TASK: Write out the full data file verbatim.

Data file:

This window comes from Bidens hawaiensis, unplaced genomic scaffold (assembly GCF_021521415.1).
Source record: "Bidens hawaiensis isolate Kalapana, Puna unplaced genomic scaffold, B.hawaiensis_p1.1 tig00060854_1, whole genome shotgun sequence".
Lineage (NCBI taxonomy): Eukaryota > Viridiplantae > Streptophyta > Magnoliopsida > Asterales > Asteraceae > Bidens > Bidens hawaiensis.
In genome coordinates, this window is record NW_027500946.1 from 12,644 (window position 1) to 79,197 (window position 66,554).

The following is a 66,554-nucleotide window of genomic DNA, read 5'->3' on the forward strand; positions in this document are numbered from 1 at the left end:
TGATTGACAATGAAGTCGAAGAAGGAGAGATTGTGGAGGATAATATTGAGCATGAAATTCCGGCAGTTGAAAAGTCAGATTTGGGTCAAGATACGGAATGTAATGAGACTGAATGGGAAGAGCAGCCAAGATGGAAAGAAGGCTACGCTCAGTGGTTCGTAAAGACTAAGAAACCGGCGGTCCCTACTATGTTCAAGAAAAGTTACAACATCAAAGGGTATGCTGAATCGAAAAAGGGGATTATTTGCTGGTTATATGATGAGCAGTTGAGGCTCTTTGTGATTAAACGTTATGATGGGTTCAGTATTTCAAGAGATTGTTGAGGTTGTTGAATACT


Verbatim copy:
This window comes from Bidens hawaiensis, unplaced genomic scaffold (assembly GCF_021521415.1).
Source record: "Bidens hawaiensis isolate Kalapana, Puna unplaced genomic scaffold, B.hawaiensis_p1.1 tig00060854_1, whole genome shotgun sequence".
Lineage (NCBI taxonomy): Eukaryota > Viridiplantae > Streptophyta > Magnoliopsida > Asterales > Asteraceae > Bidens > Bidens hawaiensis.
In genome coordinates, this window is record NW_027500946.1 from 12,644 (window position 1) to 79,197 (window position 66,554).

The following is a 66,554-nucleotide window of genomic DNA, read 5'->3' on the forward strand; positions in this document are numbered from 1 at the left end:
TGATTGACAATGAAGTCGAAGAAGGAGAGATTGTGGAGGATAATATTGAGCATGAAATTCCGGCAGTTGAAAAGTCAGATTTGGGTCAAGATACGGAATGTAATGAGACTGAATGGGAAGAGCAGCCAAGATGGAAAGAAGGCTACGCTCAGTGGTTCGTAAAGACTAAGAAACCGGCGGTCCCTACTATGTTCAAGAAAAGTTACAACATCAAAGGGTATGCTGAATCGAAAAAGGGGATTATTTGCTGGTTATATGATGAGCAGTTGAGGCTCTTTGTGATTAAACGTTATGATGGGTTCAGTATTTCAAGAGATTGTTGAGGTTGTTGAATACT